.show() will display the tooltip. What message to display is preferably setup when instantiating the tooltip with the option static_message supplied to the settings object, passed to the constructor. Do have a look at the Settings and Global Configuration section for more details. Supplying an argument to the .show() method is only temporary. The static message won't change. If the static message has been set earlier, the tooltip will revert back to it after the current call. If the static message has not been set, and there is no argument supplied to .show(), then there won't be no message displayed in the tooltip. Only an empty frame will show. The argument supplied can be a string, a function or even an object. Review basic example 3 and basic example 4 to see how to setup a function or object. In these examples, the message will be set upon creation of the tooltip. But it isn't any different from passing the same function or object as an argument to the .show() method.

.hide() hides the tooltip. It doesn't destroy the DOM or anything like that, for that purpose you would want to use .dispose() instead. .hide() can optionally accept a boolean argument. If true, then the tooltiper will hide instantly without any regard to move out or fade out animations.

.toggle() toggles current visibility.

.isAnyAnimationAlive() answers the question accordingly. The full implementation goes like this:

return this.IsInFadeInAnimation || this.IsInFadeOutAnimation || this.IsInMoveInAnimation || this.IsInMoveOutAnimation || false;

.getDimensionsAndPositions( /* dimensions */ ) is a conventient way to query the size and position of a tooltip. The return value is an object that has some neet properties set. Property targetElemOffset is another object, the very same object that calling jQuery's .offset() method on the target would return. This object in turn defines .top and .left. Please see jQuery's documentation on the subject. Properties targetElemWidth and targetElemHeight is the target element's height and width in pixels (integer), including padding and border, excluding margin. Properties tooltiperWidth and tooltiperHeight is likewise the width and height of the tooltip, accounting for the tooltiper's stem (arrow). Actually, it is the size of the wrapper DIV you can access through a variable set in the tooltip: .DOM.$divParent. Properties top_final and left_final is the target position after an optional move in animation has finished. Top and left are measured in pixels (integer) from the upper left corner of the document. Likewise, the properties top_start and left_start give away the starting position of a tooltip which will be different from the final position if a move in animation has been set. Properties top_current and left_current says exactly where a tooltiper is when you make the call to .getDimensionsAndPositions(). Instead of parsing the returned object, you could optionally pass in an object as an argument to .getDimensionsAndPositions() and store all properties in that argument instead. Note however, that all other properties in that object will be destroyed.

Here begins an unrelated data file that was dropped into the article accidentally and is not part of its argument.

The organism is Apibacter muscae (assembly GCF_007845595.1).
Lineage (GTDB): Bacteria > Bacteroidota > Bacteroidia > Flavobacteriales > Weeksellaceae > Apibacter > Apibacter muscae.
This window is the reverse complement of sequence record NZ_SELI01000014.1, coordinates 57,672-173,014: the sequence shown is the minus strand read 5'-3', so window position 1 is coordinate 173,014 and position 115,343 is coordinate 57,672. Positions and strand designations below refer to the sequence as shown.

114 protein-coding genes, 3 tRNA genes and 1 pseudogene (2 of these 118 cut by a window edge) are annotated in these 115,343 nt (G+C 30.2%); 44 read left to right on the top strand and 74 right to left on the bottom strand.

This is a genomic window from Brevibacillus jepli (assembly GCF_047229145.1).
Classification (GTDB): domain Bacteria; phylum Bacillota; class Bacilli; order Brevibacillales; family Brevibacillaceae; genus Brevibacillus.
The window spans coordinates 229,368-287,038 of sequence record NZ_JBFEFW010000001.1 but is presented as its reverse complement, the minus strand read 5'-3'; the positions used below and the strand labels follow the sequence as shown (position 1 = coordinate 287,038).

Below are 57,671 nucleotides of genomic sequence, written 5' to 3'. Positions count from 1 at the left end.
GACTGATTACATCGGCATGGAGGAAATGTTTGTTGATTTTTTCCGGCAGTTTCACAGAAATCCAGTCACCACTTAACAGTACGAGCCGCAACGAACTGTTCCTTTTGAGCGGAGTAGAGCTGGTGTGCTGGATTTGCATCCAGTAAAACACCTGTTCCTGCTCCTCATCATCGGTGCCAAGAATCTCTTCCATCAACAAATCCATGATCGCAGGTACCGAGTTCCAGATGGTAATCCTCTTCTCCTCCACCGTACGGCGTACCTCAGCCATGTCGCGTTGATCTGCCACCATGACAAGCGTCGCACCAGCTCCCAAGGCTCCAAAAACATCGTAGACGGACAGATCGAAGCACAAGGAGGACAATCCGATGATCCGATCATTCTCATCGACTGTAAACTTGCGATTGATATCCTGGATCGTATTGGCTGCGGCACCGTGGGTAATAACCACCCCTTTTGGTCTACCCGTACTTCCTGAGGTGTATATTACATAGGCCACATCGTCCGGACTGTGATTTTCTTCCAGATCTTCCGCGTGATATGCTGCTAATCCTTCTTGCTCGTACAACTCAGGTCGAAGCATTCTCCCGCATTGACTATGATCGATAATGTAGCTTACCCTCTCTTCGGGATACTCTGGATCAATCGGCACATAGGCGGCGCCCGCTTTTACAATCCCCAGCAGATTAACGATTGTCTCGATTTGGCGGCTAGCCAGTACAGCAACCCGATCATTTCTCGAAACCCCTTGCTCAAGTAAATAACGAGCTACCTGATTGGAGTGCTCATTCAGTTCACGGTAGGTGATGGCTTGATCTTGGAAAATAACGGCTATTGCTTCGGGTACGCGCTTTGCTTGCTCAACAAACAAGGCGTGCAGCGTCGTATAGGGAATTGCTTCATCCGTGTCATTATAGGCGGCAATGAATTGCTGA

.isFullyVisible() says whether the tooltiper is currently visible. Algorithmically, if all animations have finished and the current opacity is close to the target opacity, the tooltiper is considered to be visible. The full implementation goes like this:

if (this.isAnyAnimationAlive() === true)
    return false;

return this.DOM.$divParent.css('opacity') >= (this.SETTINGS.opacity * 0.90);

.isFullyHidden() says whether the tooltiper is currently not visible. The full implementation goes like this:

if (this.isAnyAnimationAlive() === true)
    return false;

return this.DOM.$divParent.css('opacity') == 0;

Calling .positionMightBeDirty() will force the tooltiper to recalculate his position and stuff. Event handlers has already been setup to call this method whenever the browser window is resized and once when the document DOM has fully finished loading (including fonts). You should only need to call this method if you have a gut feeling that the tooltip might or should be out of place. For instance, if it is attached to target elements who themselves have had their positions altered.

Need more?

The source is open and available at Github. There you'll find the internal API, algorithms and variables explained with comments in JSDoc. Feel free to ask me if you still haven't found what you are looking for.